Fairy Meadows is in the core of magnificent North Pakistan. Fairy Meadows renowned for its World’s ninth biggest mountain Nanga Parbat and gorgeous lush green plateaus is situated in Diamer District of Gilgit-Baltistan region, Pakistan. This place provides a stirring sight of Pakistan’s 2nd highest mountain Nanga Parbat, which has an altitude of 8126 m. Due to its spell bounding beauty, it was named Fairy Meadows in 1953 by an Australian climber Hermann Bhul. He was there to climb the peak of Nanga Parbat and became the first one to summit the mountain. Besides nature lovers, the meadows have since long been an electrifying destination for climbers, nature enthusiastic, environmentalists, back packers, wildlife researchers, painters, photographers and polo lovers who spend here a couple of days for real exploration. Fairy Meadows can easily be approached from the capital territory of Pakistan, Islamabad.
Fairy Meadows is like the bouquet of flowers set before the towering killer mountain, Nanga Parbat. The mountain sets a backdrop for the Fairy Meadows, making it an appealing and exciting destination for tourists. Fairy Meadows are where the legends of Nanga Parbat are kept alive, told by generations of villagers who had the chance of witnessing the legions of climbers who never descended its icy walls.
NangaParbat is the ninth tallest mountain in the world, standing at 8,125 meters, and is the second tallest mountain in Pakistan, after K2. It is also the first mountain in the great Himalaya range. The meadows change with the seasons. The trees streak the mountains with a bright yellow in autumn, while winter is bare, bone white and still. Spring brings forth the river’s roar, the crisp cracks of avalanches and the bloom of purple, yellow and white wildflowers. Babbling brooks flow through the meadows, sparkling with stones such as pyrite and quartz, but the snow remains glued to the mountain tops. Winter winds seldom visit in spring, howling through the log cabins at night.
Many tourists like to stay in camps on lush green places. In contrast to cities, food is a bit expensive here. But availability of food at this far-flung place makes it worth paying. The six-month visitor season at Fairy Meadows starts in April and lasts until the end of September. Between end of June and middle of August is the best time to visit Fairy Meadows and the place becomes unapproachable in winter due to heavy snowfall. Tourists lodge at the camping site spread over two acres, well-known as ‘Raikot Serai’.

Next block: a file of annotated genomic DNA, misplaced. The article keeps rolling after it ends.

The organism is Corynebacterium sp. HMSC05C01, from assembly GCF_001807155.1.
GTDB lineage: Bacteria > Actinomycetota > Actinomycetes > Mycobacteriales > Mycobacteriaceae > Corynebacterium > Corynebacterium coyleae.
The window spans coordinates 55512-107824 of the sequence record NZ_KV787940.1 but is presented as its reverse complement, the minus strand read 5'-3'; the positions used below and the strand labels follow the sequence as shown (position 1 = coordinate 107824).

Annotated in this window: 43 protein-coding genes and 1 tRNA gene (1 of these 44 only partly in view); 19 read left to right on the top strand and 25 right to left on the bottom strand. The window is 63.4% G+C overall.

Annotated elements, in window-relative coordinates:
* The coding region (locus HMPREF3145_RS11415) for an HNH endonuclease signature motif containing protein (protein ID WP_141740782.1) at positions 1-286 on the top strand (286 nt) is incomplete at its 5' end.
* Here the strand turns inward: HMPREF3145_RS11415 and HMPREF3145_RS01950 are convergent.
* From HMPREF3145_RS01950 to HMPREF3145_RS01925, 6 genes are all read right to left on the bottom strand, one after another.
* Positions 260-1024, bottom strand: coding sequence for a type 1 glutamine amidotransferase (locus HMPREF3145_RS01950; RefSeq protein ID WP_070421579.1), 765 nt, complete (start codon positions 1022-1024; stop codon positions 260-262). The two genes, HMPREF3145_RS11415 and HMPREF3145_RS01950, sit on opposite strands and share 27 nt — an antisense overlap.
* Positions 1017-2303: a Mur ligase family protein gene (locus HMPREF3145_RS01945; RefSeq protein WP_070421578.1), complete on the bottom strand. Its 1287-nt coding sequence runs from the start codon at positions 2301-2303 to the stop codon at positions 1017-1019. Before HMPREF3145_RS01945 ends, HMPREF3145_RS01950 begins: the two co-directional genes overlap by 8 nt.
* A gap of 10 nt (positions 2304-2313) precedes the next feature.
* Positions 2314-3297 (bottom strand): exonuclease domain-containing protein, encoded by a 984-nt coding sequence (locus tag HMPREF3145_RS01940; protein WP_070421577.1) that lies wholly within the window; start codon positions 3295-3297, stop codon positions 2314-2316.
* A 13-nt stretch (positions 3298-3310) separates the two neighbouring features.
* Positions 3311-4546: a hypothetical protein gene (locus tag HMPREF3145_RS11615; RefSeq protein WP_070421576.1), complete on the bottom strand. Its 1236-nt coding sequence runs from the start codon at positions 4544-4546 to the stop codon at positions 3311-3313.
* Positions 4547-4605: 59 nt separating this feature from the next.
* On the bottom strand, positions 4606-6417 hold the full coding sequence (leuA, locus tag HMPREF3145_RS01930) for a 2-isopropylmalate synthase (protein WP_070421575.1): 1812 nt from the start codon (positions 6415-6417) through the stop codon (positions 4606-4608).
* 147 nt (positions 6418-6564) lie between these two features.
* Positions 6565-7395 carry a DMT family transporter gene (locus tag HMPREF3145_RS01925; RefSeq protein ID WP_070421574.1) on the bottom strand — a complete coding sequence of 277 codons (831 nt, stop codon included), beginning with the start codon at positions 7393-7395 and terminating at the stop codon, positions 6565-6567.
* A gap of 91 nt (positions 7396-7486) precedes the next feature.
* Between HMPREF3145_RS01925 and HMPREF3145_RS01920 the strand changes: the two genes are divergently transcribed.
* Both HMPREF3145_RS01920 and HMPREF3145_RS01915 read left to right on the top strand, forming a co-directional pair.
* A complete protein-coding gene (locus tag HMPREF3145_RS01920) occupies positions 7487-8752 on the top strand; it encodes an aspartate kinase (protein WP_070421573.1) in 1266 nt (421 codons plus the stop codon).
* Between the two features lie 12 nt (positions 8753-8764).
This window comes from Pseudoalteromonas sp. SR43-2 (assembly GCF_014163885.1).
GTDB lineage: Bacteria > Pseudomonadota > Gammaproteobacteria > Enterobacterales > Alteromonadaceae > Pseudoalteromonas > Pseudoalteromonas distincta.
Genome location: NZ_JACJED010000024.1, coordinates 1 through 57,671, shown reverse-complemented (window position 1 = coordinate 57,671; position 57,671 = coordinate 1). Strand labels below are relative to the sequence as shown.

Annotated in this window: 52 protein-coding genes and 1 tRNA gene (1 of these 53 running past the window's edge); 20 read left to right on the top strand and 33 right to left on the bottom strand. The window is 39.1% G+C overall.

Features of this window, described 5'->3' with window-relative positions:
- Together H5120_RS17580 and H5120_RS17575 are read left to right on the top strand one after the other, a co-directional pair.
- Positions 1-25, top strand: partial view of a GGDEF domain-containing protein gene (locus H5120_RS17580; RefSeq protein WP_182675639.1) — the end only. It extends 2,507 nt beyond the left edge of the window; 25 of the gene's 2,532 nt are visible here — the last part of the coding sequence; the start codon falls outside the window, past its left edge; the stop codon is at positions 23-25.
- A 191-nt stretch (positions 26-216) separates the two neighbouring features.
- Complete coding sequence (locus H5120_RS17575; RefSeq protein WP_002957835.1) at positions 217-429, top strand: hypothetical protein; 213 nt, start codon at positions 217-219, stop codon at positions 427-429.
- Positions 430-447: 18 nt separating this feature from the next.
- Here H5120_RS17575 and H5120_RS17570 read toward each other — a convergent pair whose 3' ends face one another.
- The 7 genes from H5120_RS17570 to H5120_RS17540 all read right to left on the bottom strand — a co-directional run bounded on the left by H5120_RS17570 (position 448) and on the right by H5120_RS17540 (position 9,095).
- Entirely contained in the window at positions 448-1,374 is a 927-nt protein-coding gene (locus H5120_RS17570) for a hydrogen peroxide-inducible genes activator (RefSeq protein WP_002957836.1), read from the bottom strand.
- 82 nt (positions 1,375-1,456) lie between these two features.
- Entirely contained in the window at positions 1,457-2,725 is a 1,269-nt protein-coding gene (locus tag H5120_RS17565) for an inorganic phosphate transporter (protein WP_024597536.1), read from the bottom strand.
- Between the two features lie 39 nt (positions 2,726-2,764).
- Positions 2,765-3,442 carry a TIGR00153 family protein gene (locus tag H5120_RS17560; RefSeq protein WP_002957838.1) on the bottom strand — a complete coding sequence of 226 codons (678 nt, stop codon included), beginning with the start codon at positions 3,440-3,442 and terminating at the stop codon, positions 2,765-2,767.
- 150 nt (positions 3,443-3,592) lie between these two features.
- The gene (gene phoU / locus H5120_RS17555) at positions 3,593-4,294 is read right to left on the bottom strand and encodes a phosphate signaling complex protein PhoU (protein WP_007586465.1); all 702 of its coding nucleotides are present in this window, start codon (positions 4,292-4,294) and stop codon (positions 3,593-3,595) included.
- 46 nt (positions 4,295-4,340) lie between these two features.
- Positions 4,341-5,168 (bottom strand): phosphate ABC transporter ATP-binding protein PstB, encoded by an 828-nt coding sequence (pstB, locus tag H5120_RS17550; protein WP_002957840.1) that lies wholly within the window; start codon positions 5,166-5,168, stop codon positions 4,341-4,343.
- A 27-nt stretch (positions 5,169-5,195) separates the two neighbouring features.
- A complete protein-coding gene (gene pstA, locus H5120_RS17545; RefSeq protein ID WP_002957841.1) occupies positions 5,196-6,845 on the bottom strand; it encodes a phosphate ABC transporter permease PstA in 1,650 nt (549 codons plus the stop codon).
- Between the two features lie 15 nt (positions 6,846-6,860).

Most of all Houses are nestled amongst the mountains like hobbit holes, built out of pine logs with flattened birch barks used for the roof. The men play polo, sip tea and cut firewood with the echoing thuds of their axes. The women pick wild mulberries, raspberries, and strawberries in the meadows as well as tend to their vegetable gardens.
In addition to at night, Nanga Parbat glows white in the still darkness, and men lounge on Pakistani rugs around small wood-fired iron stoves relaying tales of the killer mountain.
However, the experience feels very safe, and traveller should worry more about the steep cliffs and the biting cold at night rather than the possibility of terrorist attacks. Hikers should take advantage of the pristine experience they can have while visiting this gem of a place. Thus by all above information it can be rightly said that Fairy Meadow is a heaven on earth. A lush green meadows in between the mighty creation of Almighty.